The New Rational Therapy: Thinking Your Way to Serenity, Success, and Profound Happiness
Rowman & Littlefield, 30 oct. 2006 - 295 páginas
Throughout the ages, great thinkers such as Plato, Aristotle, Epicurus, Aquinas, Descartes, Spinoza, Kant, Nietzsche, and many others have had incredibly useful things to say about overcoming the strife of everyday living and attaining happiness. Unfortunately contemporary approaches to psychology have made only limited use of this guidance. At last, here is an uplifting psychology that systematically applies the wisdom of the ages to attaining life pregnant with insight, meaning, value, and purpose. Guided by the vision of great minds, this book shows you how you can still feel secure and hopeful in a precarious, uncertain universe; face evil with life-affirming courage; build self-esteem, respect for others, and global reverence; become your own person; take control of you're emotions and behavior; strengthen your willpower; confront moral problems creatively; build rapport and solidarity with others; and hone your practical decision-making skills. Unlike classical approaches to rational psychology that only scratch the surface of what's deeply wrong in your life, The New Rational Therapy gets to the core and offers you penetrating, philosophical antidotes for transcending your malaise, and for attaining an enduring, profound happiness
Comentarios de usuarios - Escribir una reseña
No hemos encontrado ninguna reseña en los sitios habituales.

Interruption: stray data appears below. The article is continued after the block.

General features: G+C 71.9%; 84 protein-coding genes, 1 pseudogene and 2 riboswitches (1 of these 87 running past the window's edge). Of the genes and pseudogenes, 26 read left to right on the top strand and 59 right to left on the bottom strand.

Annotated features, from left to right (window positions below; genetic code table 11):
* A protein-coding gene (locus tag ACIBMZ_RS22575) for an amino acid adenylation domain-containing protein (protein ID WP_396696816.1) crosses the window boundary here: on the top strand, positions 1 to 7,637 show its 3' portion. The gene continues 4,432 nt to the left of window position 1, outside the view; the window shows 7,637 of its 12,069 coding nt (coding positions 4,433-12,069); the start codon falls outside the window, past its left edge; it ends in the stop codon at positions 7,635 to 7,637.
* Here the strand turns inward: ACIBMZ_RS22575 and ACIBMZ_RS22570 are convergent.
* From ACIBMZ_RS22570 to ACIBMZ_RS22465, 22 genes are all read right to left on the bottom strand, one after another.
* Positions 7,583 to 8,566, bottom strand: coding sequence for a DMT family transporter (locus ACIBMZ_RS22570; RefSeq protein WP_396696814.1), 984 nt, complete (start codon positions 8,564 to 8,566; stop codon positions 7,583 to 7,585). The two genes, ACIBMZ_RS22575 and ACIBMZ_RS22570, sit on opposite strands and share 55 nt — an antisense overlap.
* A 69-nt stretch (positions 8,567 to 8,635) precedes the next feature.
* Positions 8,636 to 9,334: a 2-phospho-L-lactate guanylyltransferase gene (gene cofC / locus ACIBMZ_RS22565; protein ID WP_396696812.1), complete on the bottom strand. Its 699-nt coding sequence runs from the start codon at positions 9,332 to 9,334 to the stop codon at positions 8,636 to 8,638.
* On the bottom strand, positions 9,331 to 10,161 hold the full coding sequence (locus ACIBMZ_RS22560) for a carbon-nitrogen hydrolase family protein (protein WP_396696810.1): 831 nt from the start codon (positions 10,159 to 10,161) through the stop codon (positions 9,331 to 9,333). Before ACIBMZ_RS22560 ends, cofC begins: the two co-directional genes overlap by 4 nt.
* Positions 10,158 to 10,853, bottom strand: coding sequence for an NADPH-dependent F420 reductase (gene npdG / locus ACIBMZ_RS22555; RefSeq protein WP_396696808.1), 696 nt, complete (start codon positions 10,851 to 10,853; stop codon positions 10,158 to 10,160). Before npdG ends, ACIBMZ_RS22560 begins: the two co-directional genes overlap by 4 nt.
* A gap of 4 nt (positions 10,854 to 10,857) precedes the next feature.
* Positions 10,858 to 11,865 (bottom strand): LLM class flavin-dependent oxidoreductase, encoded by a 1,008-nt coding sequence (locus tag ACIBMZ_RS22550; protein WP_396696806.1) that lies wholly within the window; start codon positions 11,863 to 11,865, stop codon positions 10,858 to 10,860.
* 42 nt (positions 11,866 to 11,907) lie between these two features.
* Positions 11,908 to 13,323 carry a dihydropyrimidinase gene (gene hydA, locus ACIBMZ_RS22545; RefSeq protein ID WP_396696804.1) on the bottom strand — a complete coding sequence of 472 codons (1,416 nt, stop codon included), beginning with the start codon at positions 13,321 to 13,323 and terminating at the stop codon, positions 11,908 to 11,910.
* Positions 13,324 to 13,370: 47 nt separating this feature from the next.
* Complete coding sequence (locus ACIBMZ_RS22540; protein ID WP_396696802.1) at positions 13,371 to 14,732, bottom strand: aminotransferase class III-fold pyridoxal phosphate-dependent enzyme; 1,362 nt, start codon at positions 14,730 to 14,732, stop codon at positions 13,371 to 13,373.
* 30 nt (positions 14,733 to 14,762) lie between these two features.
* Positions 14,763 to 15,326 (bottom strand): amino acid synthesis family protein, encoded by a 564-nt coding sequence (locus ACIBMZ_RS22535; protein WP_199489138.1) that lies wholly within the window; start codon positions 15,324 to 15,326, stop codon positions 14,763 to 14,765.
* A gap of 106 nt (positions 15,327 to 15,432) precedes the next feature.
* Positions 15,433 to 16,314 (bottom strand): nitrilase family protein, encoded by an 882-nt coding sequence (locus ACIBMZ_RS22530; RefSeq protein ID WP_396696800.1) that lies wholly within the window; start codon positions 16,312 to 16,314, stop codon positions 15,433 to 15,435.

Feeling Source in an Imperfect Universe
Confronting Evil Growing Stronger
Being Your Own Person
Becoming Morally Creative
Connecting with Others
How to Attain Practical Wisdom
Otras ediciones - Ver todo
The New Rational Therapy: Thinking Your Way to Serenity, Success, and ...
Elliot D. Cohen
Vista previa restringida - 2006
ability accept According action Antidote apply approach Aristotle assume attain attempt avoid become behavior believe better bullshit called cause chap claim creative damn danger death demand desire don't emotions Ethics evidence evil example existence experience explanation external extremes fact fail fallacies false fear feel freedom future give hand happen happiness human Hume idea important individual irrational judgment keep lead least less live look matter means mind moral nature never object overcome past perceive perfection person philosophical Plato possible practical prefer premises probability problem question rational reality reason relations respect responsibility risks rule Sartre sense simply social someone speak stereotypes suffering tell tend things thought tion treat true truth turn universe virtues wrong York